There are meters with discrete build chopper stabilized amplifiers too (datron 1281, Solartron 7081), that can use a moderately low chopper frequency. The reduction in the current noise is for the most part only with the square root of the chopper frequency. It is the input bias that about scales like the frequency.

#### dietert1

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##### Re: Design considerations for 8.5 digit front end
« Reply #23 on: September 22, 2023, 11:29:18 am »
If hyper-focused on a small part of the design, an integrated zero-drift amplifier would appear to make sense, however when considering the whole design, integrated zero-drift amplifiers are not suitable for the input amplifier on a 8.5d voltmeter design...
Back to reality: The Prema 6048 was an 8.5 meter design using a chopper input amplifier instead of autozero and it is on par with the best HPAK meters, once you have the multiplexer, so one can recalibrate null without touching cables. Look for recent statements of RAX. My own experience is similar, except i want an ovenized/humidity controlled meter. At the same time one can try other improvements.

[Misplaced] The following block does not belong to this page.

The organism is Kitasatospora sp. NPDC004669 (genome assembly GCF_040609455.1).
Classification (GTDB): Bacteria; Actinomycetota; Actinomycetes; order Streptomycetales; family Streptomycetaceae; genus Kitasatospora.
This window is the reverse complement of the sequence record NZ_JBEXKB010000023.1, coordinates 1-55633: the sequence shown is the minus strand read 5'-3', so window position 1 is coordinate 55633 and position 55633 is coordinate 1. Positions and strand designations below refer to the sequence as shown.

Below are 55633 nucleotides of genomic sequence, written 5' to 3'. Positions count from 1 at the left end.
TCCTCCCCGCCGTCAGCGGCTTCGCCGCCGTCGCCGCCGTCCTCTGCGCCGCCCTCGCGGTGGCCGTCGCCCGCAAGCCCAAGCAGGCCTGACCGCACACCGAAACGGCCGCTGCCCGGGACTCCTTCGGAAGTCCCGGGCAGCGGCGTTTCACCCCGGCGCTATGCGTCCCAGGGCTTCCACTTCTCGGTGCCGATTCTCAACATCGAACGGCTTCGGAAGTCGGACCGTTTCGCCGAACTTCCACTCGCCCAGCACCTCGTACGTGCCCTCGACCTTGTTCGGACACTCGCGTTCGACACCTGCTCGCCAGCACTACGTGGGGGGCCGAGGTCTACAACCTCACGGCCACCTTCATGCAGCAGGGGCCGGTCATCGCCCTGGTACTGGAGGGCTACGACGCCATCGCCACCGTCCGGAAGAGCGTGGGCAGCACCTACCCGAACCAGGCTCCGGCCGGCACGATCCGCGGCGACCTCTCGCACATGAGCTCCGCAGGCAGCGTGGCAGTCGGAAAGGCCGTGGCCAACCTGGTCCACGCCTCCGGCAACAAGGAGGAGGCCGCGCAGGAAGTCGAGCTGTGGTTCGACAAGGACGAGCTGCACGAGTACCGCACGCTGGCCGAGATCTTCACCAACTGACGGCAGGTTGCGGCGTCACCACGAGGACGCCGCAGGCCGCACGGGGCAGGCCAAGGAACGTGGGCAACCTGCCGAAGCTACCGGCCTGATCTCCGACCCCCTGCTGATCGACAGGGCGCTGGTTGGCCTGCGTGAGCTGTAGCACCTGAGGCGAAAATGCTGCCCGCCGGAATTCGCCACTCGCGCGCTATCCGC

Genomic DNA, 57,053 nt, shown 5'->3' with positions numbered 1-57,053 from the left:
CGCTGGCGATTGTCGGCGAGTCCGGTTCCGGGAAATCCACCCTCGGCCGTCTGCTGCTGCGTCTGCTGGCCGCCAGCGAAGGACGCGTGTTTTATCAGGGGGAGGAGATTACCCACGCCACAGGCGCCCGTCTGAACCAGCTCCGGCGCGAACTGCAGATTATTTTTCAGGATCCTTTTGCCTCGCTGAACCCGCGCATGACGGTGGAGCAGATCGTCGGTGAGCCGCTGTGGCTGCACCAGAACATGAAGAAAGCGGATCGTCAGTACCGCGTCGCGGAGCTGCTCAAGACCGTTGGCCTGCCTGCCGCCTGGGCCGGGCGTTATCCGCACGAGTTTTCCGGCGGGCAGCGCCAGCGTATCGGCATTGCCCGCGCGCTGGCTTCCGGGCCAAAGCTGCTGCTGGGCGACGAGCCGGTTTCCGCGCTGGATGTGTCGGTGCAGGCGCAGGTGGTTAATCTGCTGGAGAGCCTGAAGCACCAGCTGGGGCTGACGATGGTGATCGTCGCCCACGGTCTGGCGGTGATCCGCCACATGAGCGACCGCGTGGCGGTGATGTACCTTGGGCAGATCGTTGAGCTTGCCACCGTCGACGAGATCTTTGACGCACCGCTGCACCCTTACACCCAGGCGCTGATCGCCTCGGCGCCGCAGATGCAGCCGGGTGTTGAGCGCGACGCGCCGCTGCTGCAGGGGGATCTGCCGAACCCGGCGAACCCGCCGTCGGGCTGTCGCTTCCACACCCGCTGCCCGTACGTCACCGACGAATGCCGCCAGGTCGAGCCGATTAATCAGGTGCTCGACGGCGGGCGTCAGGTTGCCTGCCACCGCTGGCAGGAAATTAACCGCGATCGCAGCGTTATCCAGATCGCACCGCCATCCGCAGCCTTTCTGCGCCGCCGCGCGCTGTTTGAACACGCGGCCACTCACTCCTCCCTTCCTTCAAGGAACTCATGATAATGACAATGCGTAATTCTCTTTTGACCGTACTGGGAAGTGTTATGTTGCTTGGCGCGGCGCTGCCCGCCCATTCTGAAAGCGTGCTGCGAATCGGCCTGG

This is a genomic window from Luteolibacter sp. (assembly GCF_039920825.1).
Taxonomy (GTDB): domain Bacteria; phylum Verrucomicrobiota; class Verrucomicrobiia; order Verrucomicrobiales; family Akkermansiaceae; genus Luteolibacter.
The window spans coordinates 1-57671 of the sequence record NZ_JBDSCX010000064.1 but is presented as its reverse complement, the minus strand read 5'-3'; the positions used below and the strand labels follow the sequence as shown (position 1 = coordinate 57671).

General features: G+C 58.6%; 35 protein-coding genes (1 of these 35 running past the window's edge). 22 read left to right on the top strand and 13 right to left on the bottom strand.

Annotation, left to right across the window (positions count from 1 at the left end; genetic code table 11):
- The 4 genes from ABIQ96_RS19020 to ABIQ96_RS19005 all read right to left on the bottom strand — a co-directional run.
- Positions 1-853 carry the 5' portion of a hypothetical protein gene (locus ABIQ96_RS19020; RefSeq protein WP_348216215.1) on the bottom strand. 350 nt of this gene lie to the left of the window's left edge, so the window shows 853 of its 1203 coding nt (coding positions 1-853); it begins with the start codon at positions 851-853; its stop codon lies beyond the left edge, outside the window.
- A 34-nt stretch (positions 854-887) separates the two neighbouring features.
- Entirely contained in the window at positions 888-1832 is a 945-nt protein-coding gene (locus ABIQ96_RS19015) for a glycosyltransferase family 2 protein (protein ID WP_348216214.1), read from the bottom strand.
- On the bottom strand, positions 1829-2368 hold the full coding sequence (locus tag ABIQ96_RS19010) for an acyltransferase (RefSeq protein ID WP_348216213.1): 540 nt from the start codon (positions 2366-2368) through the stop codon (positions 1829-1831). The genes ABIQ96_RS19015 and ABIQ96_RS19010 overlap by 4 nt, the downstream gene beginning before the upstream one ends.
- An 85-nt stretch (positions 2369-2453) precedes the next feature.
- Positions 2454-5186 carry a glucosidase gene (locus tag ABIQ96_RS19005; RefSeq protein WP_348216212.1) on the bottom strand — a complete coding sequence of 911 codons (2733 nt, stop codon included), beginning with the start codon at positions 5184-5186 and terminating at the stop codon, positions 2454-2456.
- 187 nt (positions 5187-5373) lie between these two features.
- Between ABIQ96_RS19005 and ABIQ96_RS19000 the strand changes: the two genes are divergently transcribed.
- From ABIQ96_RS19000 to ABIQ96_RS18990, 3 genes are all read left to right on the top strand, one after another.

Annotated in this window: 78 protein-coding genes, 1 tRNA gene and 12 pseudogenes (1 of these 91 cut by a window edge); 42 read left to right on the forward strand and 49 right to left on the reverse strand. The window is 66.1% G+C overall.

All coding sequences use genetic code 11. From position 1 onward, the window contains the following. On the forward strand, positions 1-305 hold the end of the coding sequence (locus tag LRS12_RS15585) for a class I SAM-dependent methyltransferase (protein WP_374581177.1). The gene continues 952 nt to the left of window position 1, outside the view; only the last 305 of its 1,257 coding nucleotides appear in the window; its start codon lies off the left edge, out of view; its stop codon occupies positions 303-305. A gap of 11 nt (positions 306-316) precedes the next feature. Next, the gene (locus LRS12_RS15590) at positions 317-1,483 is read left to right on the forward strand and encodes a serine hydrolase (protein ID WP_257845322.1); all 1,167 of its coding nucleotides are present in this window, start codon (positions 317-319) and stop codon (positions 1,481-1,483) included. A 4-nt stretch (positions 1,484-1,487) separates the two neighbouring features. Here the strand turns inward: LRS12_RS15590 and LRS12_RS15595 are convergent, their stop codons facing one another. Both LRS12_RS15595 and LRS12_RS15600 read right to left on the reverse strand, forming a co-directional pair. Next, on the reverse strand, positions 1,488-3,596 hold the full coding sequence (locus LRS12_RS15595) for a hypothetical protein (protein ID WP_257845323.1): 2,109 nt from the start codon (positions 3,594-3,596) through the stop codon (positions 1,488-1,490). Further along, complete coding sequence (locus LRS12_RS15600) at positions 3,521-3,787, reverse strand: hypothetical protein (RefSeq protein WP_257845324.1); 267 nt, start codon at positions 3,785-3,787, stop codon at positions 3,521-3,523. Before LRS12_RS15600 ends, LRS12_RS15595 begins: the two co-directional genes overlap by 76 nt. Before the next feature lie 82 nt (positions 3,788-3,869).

Regards, Dieter

#### David Hess

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##### Re: Design considerations for 8.5 digit front end
« Reply #24 on: September 22, 2023, 11:57:21 am »
3. So the drift of one amplifier is solved... what about the whole signal path? ADCs have 1/f noise too. Even the AD4630 which claims "1/f noise is canceled internally" on the datasheet. So now there are multiple points of the signal chain doing their own zero-drift mechanisms which is a recipe for problems. IMO it's better to do chopping on the whole signal path as one, at a frequency you control.

Does anybody apply chopper stabilization to the whole signal path?

The high impedance buffer at the input is the largest contributor of noise before the ADC, and delta-sigma ADCs, at least the instrumentation ones, do cancel their own 1/f noise.  They even have the same input offset and input offset drift as chopper stabilized amplifiers built on the same process. (1)

Hmm, since the input divider effectively raises the input referred noise of the high impedance buffer, do electrometer style inputs where the input buffer is bootstrapped display lower noise because their divider is after the high impedance buffer?  This could be another reason to bootstrap the high impedance buffer.  I have not noticed that electrometers have lower noise than multimeters, but I have never had both to compare at the same time.

(1) Some delta-sigma converters intended for transducer measurement have a mode where they chop the excitation output with their inputs so they do chop the entire signal conditioning chain, and some multimeters do the same thing in 4-wire ohms mode.

Smf